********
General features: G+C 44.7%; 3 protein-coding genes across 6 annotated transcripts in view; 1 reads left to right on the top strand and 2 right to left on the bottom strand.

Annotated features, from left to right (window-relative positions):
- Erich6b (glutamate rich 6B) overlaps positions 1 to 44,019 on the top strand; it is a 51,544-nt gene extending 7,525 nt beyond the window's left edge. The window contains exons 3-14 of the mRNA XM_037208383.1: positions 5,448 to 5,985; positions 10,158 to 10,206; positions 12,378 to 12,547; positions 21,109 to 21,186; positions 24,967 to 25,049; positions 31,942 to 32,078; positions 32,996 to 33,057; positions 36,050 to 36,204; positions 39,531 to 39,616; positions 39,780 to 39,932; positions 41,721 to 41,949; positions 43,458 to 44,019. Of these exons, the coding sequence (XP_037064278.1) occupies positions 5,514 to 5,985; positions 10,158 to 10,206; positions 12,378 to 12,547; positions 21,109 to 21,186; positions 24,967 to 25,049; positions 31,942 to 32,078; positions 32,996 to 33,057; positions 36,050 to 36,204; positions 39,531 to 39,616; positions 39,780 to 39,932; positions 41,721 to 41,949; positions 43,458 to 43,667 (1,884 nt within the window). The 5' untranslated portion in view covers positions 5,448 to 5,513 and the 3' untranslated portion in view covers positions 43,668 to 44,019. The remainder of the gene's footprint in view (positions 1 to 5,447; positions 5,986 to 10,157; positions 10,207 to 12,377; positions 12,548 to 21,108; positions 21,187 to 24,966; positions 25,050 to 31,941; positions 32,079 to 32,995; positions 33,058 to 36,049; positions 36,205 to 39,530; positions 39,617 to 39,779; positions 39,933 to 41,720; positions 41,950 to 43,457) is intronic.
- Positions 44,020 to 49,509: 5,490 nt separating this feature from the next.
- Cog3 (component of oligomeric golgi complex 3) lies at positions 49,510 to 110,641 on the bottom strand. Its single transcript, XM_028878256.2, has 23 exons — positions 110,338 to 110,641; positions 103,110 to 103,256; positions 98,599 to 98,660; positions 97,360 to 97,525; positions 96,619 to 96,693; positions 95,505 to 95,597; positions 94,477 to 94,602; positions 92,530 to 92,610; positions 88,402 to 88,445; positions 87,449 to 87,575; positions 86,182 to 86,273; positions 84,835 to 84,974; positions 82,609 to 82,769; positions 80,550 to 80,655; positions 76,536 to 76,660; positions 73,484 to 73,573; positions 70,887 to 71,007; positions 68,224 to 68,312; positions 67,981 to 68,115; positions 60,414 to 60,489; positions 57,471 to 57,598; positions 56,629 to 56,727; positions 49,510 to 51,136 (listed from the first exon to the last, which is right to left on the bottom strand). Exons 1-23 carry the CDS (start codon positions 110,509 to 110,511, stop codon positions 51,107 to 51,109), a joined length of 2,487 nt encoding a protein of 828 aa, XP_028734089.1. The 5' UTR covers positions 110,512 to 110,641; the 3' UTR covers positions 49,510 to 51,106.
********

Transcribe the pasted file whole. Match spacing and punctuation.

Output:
General features: G+C 44.7%; 3 protein-coding genes across 6 annotated transcripts in view; 1 reads left to right on the top strand and 2 right to left on the bottom strand.

Annotated features, from left to right (window-relative positions):
- Erich6b (glutamate rich 6B) overlaps positions 1 to 44,019 on the top strand; it is a 51,544-nt gene extending 7,525 nt beyond the window's left edge. The window contains exons 3-14 of the mRNA XM_037208383.1: positions 5,448 to 5,985; positions 10,158 to 10,206; positions 12,378 to 12,547; positions 21,109 to 21,186; positions 24,967 to 25,049; positions 31,942 to 32,078; positions 32,996 to 33,057; positions 36,050 to 36,204; positions 39,531 to 39,616; positions 39,780 to 39,932; positions 41,721 to 41,949; positions 43,458 to 44,019. Of these exons, the coding sequence (XP_037064278.1) occupies positions 5,514 to 5,985; positions 10,158 to 10,206; positions 12,378 to 12,547; positions 21,109 to 21,186; positions 24,967 to 25,049; positions 31,942 to 32,078; positions 32,996 to 33,057; positions 36,050 to 36,204; positions 39,531 to 39,616; positions 39,780 to 39,932; positions 41,721 to 41,949; positions 43,458 to 43,667 (1,884 nt within the window). The 5' untranslated portion in view covers positions 5,448 to 5,513 and the 3' untranslated portion in view covers positions 43,668 to 44,019. The remainder of the gene's footprint in view (positions 1 to 5,447; positions 5,986 to 10,157; positions 10,207 to 12,377; positions 12,548 to 21,108; positions 21,187 to 24,966; positions 25,050 to 31,941; positions 32,079 to 32,995; positions 33,058 to 36,049; positions 36,205 to 39,530; positions 39,617 to 39,779; positions 39,933 to 41,720; positions 41,950 to 43,457) is intronic.
- Positions 44,020 to 49,509: 5,490 nt separating this feature from the next.
- Cog3 (component of oligomeric golgi complex 3) lies at positions 49,510 to 110,641 on the bottom strand. Its single transcript, XM_028878256.2, has 23 exons — positions 110,338 to 110,641; positions 103,110 to 103,256; positions 98,599 to 98,660; positions 97,360 to 97,525; positions 96,619 to 96,693; positions 95,505 to 95,597; positions 94,477 to 94,602; positions 92,530 to 92,610; positions 88,402 to 88,445; positions 87,449 to 87,575; positions 86,182 to 86,273; positions 84,835 to 84,974; positions 82,609 to 82,769; positions 80,550 to 80,655; positions 76,536 to 76,660; positions 73,484 to 73,573; positions 70,887 to 71,007; positions 68,224 to 68,312; positions 67,981 to 68,115; positions 60,414 to 60,489; positions 57,471 to 57,598; positions 56,629 to 56,727; positions 49,510 to 51,136 (listed from the first exon to the last, which is right to left on the bottom strand). Exons 1-23 carry the CDS (start codon positions 110,509 to 110,511, stop codon positions 51,107 to 51,109), a joined length of 2,487 nt encoding a protein of 828 aa, XP_028734089.1. The 5' UTR covers positions 110,512 to 110,641; the 3' UTR covers positions 49,510 to 51,106.